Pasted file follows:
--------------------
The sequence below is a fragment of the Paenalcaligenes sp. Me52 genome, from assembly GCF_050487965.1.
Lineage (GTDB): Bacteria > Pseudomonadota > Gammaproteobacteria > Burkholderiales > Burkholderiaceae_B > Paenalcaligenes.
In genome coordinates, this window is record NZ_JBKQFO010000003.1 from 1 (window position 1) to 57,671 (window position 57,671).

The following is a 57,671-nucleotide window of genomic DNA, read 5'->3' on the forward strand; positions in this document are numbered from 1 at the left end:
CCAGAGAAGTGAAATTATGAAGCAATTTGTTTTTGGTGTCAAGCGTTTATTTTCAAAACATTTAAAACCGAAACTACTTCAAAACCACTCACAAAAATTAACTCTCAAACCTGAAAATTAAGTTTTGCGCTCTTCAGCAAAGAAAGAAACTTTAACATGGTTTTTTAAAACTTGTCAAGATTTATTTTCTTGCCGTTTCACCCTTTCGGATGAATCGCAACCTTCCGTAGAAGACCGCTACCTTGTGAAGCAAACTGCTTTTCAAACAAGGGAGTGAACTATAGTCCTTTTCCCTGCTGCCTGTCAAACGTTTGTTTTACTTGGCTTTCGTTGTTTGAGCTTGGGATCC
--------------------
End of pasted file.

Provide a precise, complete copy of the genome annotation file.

The sequence below is a fragment of the Paenalcaligenes sp. Me52 genome, from assembly GCF_050487965.1.
Lineage (GTDB): Bacteria > Pseudomonadota > Gammaproteobacteria > Burkholderiales > Burkholderiaceae_B > Paenalcaligenes.
In genome coordinates, this window is record NZ_JBKQFO010000003.1 from 1 (window position 1) to 57,671 (window position 57,671).

The following is a 57,671-nucleotide window of genomic DNA, read 5'->3' on the forward strand; positions in this document are numbered from 1 at the left end:
CCAGAGAAGTGAAATTATGAAGCAATTTGTTTTTGGTGTCAAGCGTTTATTTTCAAAACATTTAAAACCGAAACTACTTCAAAACCACTCACAAAAATTAACTCTCAAACCTGAAAATTAAGTTTTGCGCTCTTCAGCAAAGAAAGAAACTTTAACATGGTTTTTTAAAACTTGTCAAGATTTATTTTCTTGCCGTTTCACCCTTTCGGATGAATCGCAACCTTCCGTAGAAGACCGCTACCTTGTGAAGCAAACTGCTTTTCAAACAAGGGAGTGAACTATAGTCCTTTTCCCTGCTGCCTGTCAAACGTTTGTTTTACTTGGCTTTCGTTGTTTGAGCTTGGGATCC